Blog Post

Front-end Friday: Accessibility Tips

March 12, 2021

For the past 5 years I have worked on projects that have needed to meet some kind of accessibility standards (Sec508 several years ago; now WCAG 2.0 A/AA). In that time, I have learned a few simple ways that any dev can start to keep in mind while working on web UIs.

Write Semantic HTML

So, I see far too many div's these days - but fortunately, this is the easiest place to start.

Example: If it reads like a list (perhaps iterating over an array using the map method), you should likely use the tag or role:ul, ol or role=list (read more). I am not particularly a fan of using the role for this example but maybe you can't change the HTML for some reason and can only append attributes to existing elements. It's definitely better than nothing.

Review the list of HTML elements - read through their descriptions and swap out your div tags today. Structural/semantic HTML is THE starting point for accessibility because assistive devices rely on the DOM.

Write your HTML first - this makes you think about the structure from the start.

Test your semantic HTML by disabling CSS - does your content still look organized and read as you intend it to?

  • Firefox: View > Page Style > No Style

  • IE 11: View > Style > No Style

  • Chrome: Use a browser extension like Wave; toggle "Styles" off

*React tip: you can use Fragments to help group your content without adding extra nodes to the DOM.

Tab around

Test your web page without a mouse. Users should be able to access all the interactive elements you need them to by using their keyboard. Interactive elements such as input fields and buttons will receive focus by default. Other elements such as divs usually don't need to be interacted with. However, if you need to bring focus or have a non-interactive element be tabbale, you may consider adding the tabindex attribute to your element or using focus() in your JS.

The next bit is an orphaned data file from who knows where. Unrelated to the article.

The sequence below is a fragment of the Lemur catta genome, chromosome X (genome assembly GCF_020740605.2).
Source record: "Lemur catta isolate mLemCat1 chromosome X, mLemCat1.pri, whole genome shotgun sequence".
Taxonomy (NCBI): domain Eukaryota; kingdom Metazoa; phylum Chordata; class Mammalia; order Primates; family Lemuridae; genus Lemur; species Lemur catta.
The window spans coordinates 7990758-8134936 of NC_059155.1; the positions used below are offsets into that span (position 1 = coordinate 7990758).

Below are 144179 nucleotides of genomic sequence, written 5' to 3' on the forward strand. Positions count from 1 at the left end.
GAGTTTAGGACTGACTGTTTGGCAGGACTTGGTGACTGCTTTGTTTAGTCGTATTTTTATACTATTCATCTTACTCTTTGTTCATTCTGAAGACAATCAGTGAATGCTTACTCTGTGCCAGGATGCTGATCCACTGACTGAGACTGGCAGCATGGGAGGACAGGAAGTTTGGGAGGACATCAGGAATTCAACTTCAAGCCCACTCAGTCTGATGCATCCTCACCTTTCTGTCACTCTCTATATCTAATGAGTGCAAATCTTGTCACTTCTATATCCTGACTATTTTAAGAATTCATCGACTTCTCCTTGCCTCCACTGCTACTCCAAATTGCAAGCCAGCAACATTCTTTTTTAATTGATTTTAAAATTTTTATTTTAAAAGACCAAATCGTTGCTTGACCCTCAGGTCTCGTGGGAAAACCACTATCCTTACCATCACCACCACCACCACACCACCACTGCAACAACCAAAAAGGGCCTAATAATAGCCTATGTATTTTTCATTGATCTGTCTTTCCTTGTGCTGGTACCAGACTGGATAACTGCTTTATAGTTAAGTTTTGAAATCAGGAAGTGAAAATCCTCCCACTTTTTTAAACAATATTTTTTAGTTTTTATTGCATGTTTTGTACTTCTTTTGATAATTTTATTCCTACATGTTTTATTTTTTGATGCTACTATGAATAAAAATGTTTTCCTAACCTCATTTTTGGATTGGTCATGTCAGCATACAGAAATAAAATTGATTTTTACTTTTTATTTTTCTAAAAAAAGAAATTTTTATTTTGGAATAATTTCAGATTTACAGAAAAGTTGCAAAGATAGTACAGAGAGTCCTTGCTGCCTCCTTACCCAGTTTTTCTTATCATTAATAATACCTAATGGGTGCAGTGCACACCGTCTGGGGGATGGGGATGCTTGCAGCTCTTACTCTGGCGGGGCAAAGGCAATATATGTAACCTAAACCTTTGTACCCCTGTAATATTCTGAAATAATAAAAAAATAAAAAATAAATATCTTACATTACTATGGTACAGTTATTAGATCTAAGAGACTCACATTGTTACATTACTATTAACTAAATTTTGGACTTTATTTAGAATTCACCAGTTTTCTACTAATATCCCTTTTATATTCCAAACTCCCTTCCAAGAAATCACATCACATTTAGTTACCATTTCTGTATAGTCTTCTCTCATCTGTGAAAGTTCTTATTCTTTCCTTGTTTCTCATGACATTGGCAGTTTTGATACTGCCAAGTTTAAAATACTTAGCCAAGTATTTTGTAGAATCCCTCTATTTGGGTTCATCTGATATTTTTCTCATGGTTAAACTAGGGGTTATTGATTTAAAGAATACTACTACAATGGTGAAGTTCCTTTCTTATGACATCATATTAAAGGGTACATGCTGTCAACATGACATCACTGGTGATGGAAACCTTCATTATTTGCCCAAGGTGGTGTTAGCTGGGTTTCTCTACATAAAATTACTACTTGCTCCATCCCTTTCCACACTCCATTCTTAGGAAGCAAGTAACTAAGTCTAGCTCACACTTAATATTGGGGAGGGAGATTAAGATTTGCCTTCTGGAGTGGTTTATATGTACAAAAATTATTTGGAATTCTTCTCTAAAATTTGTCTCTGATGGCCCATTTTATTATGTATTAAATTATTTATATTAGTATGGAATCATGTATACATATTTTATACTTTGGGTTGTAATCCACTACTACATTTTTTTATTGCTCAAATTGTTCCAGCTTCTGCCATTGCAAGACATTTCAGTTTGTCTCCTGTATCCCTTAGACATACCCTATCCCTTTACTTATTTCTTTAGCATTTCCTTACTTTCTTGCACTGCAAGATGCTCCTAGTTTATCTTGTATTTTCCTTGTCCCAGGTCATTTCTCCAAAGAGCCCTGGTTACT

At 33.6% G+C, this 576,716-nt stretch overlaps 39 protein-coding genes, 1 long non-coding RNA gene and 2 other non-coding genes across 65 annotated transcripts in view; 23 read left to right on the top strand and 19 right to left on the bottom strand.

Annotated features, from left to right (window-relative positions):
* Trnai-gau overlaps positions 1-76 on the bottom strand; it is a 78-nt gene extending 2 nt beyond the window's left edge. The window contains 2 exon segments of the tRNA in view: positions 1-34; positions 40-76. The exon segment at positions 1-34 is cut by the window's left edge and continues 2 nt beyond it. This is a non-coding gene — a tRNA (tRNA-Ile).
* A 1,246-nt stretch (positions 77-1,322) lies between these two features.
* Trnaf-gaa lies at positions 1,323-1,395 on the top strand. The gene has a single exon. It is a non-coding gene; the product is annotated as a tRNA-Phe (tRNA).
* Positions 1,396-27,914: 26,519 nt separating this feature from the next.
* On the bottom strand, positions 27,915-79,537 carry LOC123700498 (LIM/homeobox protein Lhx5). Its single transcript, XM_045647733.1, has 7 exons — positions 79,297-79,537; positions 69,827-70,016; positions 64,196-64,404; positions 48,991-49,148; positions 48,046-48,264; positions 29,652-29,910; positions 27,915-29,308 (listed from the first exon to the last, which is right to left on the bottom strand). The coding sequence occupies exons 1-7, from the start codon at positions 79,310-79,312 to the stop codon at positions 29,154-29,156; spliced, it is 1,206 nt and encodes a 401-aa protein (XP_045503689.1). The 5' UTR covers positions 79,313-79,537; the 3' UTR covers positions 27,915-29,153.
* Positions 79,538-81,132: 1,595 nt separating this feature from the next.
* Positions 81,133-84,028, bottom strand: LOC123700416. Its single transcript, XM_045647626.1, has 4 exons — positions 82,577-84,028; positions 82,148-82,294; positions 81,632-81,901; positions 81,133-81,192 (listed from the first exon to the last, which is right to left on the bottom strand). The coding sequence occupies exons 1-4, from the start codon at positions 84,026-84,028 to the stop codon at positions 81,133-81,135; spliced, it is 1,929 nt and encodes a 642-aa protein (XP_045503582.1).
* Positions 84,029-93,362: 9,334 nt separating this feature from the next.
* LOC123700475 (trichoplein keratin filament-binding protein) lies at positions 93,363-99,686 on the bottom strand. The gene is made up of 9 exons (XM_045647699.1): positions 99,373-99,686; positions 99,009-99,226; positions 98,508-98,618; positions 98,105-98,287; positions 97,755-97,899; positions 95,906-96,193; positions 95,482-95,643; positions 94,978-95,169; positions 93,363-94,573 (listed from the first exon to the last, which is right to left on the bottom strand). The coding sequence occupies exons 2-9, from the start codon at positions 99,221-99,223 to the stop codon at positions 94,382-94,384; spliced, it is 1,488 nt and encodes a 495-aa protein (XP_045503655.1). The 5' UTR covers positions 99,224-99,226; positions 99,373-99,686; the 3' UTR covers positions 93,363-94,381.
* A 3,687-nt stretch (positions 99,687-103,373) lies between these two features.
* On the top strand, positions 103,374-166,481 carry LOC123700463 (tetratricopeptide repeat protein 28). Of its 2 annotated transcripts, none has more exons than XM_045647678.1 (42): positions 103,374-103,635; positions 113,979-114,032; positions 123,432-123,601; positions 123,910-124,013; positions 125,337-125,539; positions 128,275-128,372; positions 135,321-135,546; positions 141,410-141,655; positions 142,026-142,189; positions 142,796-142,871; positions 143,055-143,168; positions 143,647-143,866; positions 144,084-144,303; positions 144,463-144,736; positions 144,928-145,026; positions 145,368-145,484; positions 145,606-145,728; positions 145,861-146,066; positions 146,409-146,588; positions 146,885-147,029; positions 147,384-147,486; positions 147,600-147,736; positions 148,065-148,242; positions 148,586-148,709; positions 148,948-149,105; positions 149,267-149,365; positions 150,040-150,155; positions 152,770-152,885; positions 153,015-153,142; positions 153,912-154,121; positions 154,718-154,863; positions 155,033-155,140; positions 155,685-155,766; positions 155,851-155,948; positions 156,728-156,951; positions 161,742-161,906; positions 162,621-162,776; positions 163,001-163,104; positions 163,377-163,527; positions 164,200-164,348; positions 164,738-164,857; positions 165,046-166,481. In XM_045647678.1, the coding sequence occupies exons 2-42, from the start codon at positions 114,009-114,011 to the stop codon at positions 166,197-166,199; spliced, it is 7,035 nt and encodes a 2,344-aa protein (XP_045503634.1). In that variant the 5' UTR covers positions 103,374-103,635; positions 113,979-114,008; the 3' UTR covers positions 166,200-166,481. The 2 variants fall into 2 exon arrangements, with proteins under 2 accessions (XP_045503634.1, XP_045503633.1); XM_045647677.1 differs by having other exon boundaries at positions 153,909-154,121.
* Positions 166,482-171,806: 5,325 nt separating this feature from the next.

The order in which your items are accessibile depends on the DOM order. You can change the order using tabindex.

Be considerate with dynamic content

Aside from using the focus method to set focus to elements manually, you can also ensure your dynamic content makes use of roles such as status and the aria-live attribute.

The aria-live attribute has three values, polite, assertive, or off (off is the default.) An example would be if you have a list of items that can be filtered by the user. The container for that list should have aria-live="polite" so that when the list items update based on the filter, the update is announced when the user pauses. I personally haven't really felt the need to set it to assertive since that interrupts all other announcements.

Similarily, you have roles like status which works like a "polite" live region and alert which works like an "assertive" live region. For example, the status role could be used to notify a user that a change has been saved. You may use the alert role is used to announce critical information such as an error that needs immediate attention.

Use browser tools and extensions

Most browsers now have Accessibility tools built right into their devtools. They can show you the color contrast, tab order or check for other common issues. There are two extensions/add-ons that I've enjoyed using in my development flow that tell you how to fix issues as well:

  1. Axe browser extension - This one adds a tab to your browser devtools.
  2. WAVE - This tool renders on the left side of your browser.

Stuff to check out

For much more in-depth explanations and examples, this W3C document which covers guidance for common design patterns including examples.

There's a checklist created by the A11y Project.